I don't want to spend too much time pushing one interpretation over another. Walkabout is a curious film in that I can imagine that subsequent viewings will force me to test other interpretations that I have originally dismissed. This will no doubt be maddening to some viewers and, particularly in contrast to how films are paced contemporarily, incredibly boring to others. Roeg's film is both sensual with regard to the pure cinema approach but it is also intellectual, as the cross-cutting of the images produces mental stimulation that would have made Russian filmmaker and theorist Sergei Eisenstein proud. This said, I did have a minor criticism, specifically with regard to a weather balloon scene that has little relationship to the rest of the story and feels dated. Other than that, Roeg's eye for images and his cast (particularly Gulpilil, who spun his debut here into a career as playing "the other") makes for an incredible experience if you have the patience for it.
Roeg is an underappreciated filmmaker in my humble opinion. His audacity to produce films that are primarily visual and secondarily narrative seems to be both his blessing and his curse. Performance (1970), the film he shot and co-directed with Donald Cammell prior to Walkabout, is the story of a gangster in hiding (James Fox) who shacks up in a safe house owned by an eccentric musician (Mick Jagger---yes, you read that correctly). The film, like many art films of the 60s and 70s, deals with the struggle for identity (see also Ingmar Bergman's Persona and many of the films of Michelangelo Antonioni). While the theme is not unfamiliar to cinemagoers today, as many contemporary films such as Fight Club (1999) and Up in the Air (2009) ask similar questions, Roeg's contemplatively visual approach can feel simplistic and, consequentially, slow. For instance, my favorite film of his, Don't Look Now (1973), produces psychological horror like Roman Polanski's Rosemary's Baby (1968) or Stanley Kubrick's The Shining (1980): via deliberate pacing and foreboding images.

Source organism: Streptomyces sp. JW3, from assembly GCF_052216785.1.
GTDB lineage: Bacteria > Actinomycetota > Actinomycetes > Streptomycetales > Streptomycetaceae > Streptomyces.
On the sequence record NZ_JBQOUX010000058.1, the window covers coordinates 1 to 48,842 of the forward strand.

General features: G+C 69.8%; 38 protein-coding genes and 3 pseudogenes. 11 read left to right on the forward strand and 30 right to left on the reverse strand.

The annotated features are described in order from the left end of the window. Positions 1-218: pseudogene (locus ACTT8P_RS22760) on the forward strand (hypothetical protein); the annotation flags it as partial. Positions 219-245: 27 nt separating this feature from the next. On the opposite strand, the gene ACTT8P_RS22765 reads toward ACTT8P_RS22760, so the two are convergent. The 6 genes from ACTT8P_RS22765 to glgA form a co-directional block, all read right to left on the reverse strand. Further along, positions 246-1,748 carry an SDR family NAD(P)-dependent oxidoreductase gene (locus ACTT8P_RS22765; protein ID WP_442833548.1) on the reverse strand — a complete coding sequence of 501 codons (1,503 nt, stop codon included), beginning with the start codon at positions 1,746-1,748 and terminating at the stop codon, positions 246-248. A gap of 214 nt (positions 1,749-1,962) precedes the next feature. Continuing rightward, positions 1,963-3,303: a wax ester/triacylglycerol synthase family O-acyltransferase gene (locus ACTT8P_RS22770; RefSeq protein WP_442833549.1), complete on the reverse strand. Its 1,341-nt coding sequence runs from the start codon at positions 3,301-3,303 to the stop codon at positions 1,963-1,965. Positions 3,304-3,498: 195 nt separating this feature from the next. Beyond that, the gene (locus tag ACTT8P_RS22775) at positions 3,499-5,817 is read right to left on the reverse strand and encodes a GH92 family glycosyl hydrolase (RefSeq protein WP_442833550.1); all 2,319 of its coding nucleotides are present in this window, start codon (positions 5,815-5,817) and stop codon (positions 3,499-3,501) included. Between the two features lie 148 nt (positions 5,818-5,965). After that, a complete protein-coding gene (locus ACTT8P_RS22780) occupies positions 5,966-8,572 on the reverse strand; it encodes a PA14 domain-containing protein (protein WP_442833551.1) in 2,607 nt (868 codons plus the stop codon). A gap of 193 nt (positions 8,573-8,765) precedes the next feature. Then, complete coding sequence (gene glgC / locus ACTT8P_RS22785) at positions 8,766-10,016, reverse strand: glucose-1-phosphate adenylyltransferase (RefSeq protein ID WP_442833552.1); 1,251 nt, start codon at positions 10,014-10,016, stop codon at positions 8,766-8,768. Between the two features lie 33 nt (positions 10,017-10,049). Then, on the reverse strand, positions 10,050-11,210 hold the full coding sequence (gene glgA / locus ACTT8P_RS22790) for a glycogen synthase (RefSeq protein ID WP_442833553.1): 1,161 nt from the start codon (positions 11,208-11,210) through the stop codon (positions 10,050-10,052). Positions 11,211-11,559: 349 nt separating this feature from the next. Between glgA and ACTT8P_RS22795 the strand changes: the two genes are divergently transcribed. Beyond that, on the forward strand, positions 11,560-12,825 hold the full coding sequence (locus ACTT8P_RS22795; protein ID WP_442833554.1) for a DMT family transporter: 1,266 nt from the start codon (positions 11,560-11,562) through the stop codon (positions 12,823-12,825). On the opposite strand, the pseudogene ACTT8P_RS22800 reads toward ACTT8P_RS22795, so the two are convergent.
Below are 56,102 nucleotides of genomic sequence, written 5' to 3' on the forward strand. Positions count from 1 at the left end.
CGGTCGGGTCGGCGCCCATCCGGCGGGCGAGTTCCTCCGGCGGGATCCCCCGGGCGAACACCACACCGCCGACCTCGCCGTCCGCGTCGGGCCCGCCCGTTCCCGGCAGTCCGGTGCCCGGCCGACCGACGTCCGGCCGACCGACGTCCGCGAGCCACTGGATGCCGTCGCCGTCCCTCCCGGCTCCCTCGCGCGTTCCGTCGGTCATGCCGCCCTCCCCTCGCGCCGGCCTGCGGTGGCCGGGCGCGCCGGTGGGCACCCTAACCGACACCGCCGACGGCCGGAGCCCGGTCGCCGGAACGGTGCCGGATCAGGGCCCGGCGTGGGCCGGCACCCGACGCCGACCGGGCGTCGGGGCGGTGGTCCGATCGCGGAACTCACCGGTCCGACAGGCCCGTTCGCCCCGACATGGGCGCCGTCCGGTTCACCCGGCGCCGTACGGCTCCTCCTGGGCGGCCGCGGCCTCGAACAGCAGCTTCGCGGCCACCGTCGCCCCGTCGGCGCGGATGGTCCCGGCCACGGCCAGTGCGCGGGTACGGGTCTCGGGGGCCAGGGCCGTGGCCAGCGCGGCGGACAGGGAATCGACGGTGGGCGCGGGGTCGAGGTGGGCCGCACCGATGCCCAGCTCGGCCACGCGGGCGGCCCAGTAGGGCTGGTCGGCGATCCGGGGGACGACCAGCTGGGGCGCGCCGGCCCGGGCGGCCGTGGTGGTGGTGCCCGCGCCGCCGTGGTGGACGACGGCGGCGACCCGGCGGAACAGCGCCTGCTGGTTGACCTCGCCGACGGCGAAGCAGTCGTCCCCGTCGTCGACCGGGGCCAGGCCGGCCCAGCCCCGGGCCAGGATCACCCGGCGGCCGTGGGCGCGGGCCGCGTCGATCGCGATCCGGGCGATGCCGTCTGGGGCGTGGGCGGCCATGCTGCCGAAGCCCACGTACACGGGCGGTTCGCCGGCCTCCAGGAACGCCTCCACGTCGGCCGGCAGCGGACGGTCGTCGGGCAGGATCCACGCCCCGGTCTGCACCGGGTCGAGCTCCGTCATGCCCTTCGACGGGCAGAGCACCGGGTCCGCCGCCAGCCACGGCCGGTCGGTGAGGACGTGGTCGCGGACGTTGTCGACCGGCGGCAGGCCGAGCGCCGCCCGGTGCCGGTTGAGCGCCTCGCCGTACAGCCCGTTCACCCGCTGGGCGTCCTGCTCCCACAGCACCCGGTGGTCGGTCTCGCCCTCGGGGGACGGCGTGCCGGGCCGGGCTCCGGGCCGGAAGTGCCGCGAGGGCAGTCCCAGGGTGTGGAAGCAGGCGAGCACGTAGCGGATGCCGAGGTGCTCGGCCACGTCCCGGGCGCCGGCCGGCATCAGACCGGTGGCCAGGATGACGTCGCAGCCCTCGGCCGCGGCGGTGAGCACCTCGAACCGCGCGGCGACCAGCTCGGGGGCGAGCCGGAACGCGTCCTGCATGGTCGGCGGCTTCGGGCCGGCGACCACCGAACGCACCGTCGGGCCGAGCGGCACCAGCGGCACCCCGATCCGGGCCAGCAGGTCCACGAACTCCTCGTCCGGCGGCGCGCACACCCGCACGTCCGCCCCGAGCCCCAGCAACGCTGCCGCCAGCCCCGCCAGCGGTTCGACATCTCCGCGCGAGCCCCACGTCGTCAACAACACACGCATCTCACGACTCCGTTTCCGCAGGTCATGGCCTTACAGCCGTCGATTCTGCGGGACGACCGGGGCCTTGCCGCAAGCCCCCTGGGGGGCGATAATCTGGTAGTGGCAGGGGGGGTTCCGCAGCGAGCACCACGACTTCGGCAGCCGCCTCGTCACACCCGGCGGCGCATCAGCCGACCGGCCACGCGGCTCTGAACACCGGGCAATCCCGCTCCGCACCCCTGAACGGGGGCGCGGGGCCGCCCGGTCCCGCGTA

These are formal characteristics that I fear Generation Y has lost the ability to appreciate. In the age of iPods and YouTube, we have begun to veer from the feature to the short (or, as one colleague once noted to me, the album to the single). Unfortunately yes, this equally applies to me (I have to consciously make the decision to listen to an album all the way through rather than to "shuffle."). Now, this isn't necessarily the death of culture. After all, cinema and filmmakers developed thanks to the short film and there are amazing examples of the form (Pixar shorts, Maya Deren's Meshes of the Afternoon, etc.). However, as is the case when we witness the evolution of any medium, we must keep in mind both its history and what sacrifices come with new developments. My message to Generation Y? You gave James Cameron's Avatar (2009) a chance; you enjoyed its lush imagery and, perhaps, its conflict between technology and nature. Walkabout may not be 3D and it may not be an action film, but it can scratch those other itches.
Drew Morton is a Ph.D. student in Cinema and Media Studies at the University of California-Los Angeles. His criticism and articles have previously appeared in the Milwaukee Journal Sentinel, the UWM Post, Flow, Senses of Cinema, and Mediascape. He is the 2008 and 2010 recipient of the Otis Ferguson Award for Critical Writing in Film Studies.